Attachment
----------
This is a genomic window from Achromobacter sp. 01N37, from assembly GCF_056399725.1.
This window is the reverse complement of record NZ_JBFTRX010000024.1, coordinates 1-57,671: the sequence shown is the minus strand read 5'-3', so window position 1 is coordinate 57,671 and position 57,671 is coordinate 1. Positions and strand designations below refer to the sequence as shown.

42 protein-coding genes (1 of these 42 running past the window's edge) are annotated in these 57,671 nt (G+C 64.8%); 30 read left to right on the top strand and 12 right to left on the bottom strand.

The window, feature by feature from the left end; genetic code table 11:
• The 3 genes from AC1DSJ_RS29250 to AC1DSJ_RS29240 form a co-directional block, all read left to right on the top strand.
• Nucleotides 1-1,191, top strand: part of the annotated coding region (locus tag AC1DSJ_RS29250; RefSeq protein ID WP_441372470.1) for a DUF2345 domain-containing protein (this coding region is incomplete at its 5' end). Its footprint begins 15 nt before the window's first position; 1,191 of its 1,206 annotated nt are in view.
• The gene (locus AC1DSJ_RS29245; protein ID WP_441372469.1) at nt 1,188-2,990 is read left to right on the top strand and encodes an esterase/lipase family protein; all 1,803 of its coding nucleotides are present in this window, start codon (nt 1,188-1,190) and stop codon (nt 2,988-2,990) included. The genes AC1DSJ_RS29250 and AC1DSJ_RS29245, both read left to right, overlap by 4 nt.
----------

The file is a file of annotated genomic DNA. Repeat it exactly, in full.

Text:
This is a genomic window from Achromobacter sp. 01N37, from assembly GCF_056399725.1.
This window is the reverse complement of record NZ_JBFTRX010000024.1, coordinates 1-57,671: the sequence shown is the minus strand read 5'-3', so window position 1 is coordinate 57,671 and position 57,671 is coordinate 1. Positions and strand designations below refer to the sequence as shown.

42 protein-coding genes (1 of these 42 running past the window's edge) are annotated in these 57,671 nt (G+C 64.8%); 30 read left to right on the top strand and 12 right to left on the bottom strand.

The window, feature by feature from the left end; genetic code table 11:
• The 3 genes from AC1DSJ_RS29250 to AC1DSJ_RS29240 form a co-directional block, all read left to right on the top strand.
• Nucleotides 1-1,191, top strand: part of the annotated coding region (locus tag AC1DSJ_RS29250; RefSeq protein ID WP_441372470.1) for a DUF2345 domain-containing protein (this coding region is incomplete at its 5' end). Its footprint begins 15 nt before the window's first position; 1,191 of its 1,206 annotated nt are in view.
• The gene (locus AC1DSJ_RS29245; protein ID WP_441372469.1) at nt 1,188-2,990 is read left to right on the top strand and encodes an esterase/lipase family protein; all 1,803 of its coding nucleotides are present in this window, start codon (nt 1,188-1,190) and stop codon (nt 2,988-2,990) included. The genes AC1DSJ_RS29250 and AC1DSJ_RS29245, both read left to right, overlap by 4 nt.